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Entry 3 – Chris Grzech

November 12, 2012

I write now from Salvador, Bahia.  I came here to visit a friend who completed his masters degree at UofL.  I’ve been staying at the apartment of his girlfriend’s sons.  We went to the historic district today, Pelourinho.  I think this is the most beautiful city I’ve ever visited in my life.  The architecture is astounding, from the modern buildings to the ones which date to the beginnings of Portuguese conquest of Brasil.  The Baianos (people from the state of Bahia) that I’m staying with have been the best of hosts.  We have eaten the famed Acarajé, as well as Moqueca, and fresh crab.  All delicious.  One of my hosts is an architecture student at the Universidade Federal de Salvador and is an excellent and knowledgeable guide.  We’ve been to the beach as well and seen the first lighthouse built in the Americas, which is situated at the southernmost point of the city, in between the ocean and the bay on the other side.  I received a “Bonfim” bracelet today.  One makes three wishes for each knot that ties the ribbon around the wrist.  When the ribbon falls naturally, the wishes supposedly have been realized.  My friend had tied one around my wrist before he left Louisville, and it remained there for a year and a half, finally falling shortly after I arrived in Campinas.  As for the wishes, well…it’s nobody else’s business!  Haha.  Saw some Capoeira as well in passing, accompanied by music on drums and Berimbau. Pretty cool.  The traditional dress of the Baianas (traditional dress of afro-brazilian women in the northeast) has been interesting to see as well.

Giving English classes has been going well in Campinas.  I have a new student who’s from Angola.  His accent in portuguese is very close to the portuguese accent of Europe, also the manner of speaking and expressions he uses.  I’m teaching with a Cambridge book on grammar.  I’ve been giving lists of cognates to the students, as realizing cognitive patterns is something which helped my portuguese immensely from when I began learning until now.  For example:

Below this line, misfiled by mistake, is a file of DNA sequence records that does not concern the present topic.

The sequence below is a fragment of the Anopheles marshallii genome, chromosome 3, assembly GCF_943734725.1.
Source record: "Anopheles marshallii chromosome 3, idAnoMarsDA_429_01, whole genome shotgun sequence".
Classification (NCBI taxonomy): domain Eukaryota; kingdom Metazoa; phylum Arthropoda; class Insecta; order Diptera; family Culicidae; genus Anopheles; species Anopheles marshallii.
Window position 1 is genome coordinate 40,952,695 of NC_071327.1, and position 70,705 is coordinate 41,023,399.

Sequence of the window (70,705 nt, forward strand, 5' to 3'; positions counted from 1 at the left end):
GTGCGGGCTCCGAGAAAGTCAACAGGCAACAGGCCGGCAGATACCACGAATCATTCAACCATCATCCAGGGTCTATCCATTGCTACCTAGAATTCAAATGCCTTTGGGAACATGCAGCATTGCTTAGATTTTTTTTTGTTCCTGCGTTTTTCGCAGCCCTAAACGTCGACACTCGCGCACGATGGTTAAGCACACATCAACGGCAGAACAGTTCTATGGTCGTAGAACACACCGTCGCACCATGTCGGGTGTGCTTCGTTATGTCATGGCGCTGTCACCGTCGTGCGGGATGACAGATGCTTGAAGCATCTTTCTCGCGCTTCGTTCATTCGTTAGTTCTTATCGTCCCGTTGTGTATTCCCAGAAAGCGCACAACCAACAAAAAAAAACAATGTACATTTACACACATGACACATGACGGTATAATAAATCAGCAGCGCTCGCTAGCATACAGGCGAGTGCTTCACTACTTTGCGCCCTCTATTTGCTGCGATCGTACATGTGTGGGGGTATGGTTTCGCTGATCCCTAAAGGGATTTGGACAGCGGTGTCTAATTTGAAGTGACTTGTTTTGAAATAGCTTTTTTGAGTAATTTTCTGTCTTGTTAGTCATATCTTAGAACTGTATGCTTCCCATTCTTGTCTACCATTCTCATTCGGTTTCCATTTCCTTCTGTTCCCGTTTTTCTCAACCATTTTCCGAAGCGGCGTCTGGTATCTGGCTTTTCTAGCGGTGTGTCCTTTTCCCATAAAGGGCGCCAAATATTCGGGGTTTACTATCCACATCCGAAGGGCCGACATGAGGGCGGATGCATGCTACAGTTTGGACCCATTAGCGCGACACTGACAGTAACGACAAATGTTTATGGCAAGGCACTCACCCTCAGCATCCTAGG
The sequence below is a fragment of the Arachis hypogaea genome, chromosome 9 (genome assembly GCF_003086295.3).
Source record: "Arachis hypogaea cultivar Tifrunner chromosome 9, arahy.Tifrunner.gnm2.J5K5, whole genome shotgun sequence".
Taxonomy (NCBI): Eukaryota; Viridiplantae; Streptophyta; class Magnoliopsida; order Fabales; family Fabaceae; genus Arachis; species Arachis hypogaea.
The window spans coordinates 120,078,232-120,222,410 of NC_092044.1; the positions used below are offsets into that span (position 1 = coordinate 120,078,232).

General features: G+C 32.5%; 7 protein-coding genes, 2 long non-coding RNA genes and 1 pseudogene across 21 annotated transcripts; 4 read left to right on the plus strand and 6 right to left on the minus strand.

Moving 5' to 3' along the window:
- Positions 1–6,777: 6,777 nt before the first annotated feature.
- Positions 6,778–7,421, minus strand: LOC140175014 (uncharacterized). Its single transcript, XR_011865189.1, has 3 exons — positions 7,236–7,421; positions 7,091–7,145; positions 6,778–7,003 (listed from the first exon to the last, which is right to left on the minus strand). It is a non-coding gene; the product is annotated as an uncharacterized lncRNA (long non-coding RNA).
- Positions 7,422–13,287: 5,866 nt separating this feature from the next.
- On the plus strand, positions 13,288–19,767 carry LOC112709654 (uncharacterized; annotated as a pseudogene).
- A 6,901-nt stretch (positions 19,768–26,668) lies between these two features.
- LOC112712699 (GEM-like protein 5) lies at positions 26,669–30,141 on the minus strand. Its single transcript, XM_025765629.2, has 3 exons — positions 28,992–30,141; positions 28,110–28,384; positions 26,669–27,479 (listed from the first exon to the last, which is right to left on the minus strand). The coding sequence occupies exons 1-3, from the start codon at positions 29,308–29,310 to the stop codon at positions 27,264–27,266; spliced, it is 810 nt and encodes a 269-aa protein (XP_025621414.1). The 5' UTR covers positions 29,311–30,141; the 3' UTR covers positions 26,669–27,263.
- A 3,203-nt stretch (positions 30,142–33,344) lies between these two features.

The ending -ção in portuguese almost always translates to “-tion” in english.  Examples:

celebração = celebration          inflação = inflation

observação = observation          nação = nation

recuperação = recuperation      disposição  =  disposition

intenção =  intention                 reencarnação = reincarnation

inspiração =  inspiration

This is the tip of the iceberg.  There are only two words which are exceptions to this rule that I can think of off the top of my head as well as some cases in which the root of the word is entirely different, but 98.9% of the time this rule is functional.

There are many other such endings which have almost-always-consistent equivalent endings.  I think teaching these things along with the normal beginning level lessons helps a lot because students gain confidence in how many complicated words they already know how to form in english.  In class we go over differences in pronunciation.  I’m really enjoying teaching.

Até a próxima!



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